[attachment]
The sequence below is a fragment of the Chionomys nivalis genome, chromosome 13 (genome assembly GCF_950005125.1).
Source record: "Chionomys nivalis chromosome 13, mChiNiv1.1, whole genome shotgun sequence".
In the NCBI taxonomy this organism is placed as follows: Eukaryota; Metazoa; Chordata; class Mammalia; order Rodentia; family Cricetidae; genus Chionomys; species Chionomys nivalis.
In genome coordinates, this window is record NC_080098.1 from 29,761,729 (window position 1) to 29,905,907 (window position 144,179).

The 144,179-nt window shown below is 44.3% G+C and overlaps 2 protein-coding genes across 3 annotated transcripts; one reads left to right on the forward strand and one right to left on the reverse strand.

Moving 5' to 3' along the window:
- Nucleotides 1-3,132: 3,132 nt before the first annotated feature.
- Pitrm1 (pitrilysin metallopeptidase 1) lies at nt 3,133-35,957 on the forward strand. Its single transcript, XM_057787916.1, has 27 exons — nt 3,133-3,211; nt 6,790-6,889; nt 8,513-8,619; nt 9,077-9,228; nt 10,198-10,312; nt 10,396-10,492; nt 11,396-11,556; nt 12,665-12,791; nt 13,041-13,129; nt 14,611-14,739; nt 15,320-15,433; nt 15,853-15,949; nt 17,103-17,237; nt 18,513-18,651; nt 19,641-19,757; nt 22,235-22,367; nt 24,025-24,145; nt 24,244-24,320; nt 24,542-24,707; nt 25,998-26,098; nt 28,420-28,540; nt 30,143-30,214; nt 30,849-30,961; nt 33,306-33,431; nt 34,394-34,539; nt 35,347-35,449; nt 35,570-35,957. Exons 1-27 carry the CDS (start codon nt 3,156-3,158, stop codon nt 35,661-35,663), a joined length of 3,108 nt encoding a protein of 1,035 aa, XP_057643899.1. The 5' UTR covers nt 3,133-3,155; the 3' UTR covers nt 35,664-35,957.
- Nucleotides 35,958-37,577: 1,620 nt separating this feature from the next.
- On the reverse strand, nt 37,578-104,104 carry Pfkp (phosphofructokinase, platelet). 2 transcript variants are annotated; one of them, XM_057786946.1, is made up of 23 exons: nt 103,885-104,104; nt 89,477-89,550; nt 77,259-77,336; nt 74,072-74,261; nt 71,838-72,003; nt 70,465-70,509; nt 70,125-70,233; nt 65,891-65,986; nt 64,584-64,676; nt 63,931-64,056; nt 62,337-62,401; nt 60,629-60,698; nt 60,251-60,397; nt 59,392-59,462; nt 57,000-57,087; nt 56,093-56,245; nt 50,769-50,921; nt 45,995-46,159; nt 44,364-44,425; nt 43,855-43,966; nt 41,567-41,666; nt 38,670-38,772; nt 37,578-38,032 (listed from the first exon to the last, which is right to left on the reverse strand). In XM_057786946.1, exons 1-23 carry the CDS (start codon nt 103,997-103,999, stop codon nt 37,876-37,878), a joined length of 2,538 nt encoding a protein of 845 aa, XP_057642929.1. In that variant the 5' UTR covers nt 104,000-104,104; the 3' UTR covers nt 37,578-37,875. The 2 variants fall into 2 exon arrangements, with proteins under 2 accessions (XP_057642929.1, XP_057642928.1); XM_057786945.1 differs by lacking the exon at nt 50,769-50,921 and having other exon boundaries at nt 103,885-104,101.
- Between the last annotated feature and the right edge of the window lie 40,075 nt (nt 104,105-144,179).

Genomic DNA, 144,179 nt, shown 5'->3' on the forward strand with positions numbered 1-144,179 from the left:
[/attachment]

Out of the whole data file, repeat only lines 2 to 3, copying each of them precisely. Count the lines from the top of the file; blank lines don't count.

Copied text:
Source record: "Chionomys nivalis chromosome 13, mChiNiv1.1, whole genome shotgun sequence".
In the NCBI taxonomy this organism is placed as follows: Eukaryota; Metazoa; Chordata; class Mammalia; order Rodentia; family Cricetidae; genus Chionomys; species Chionomys nivalis.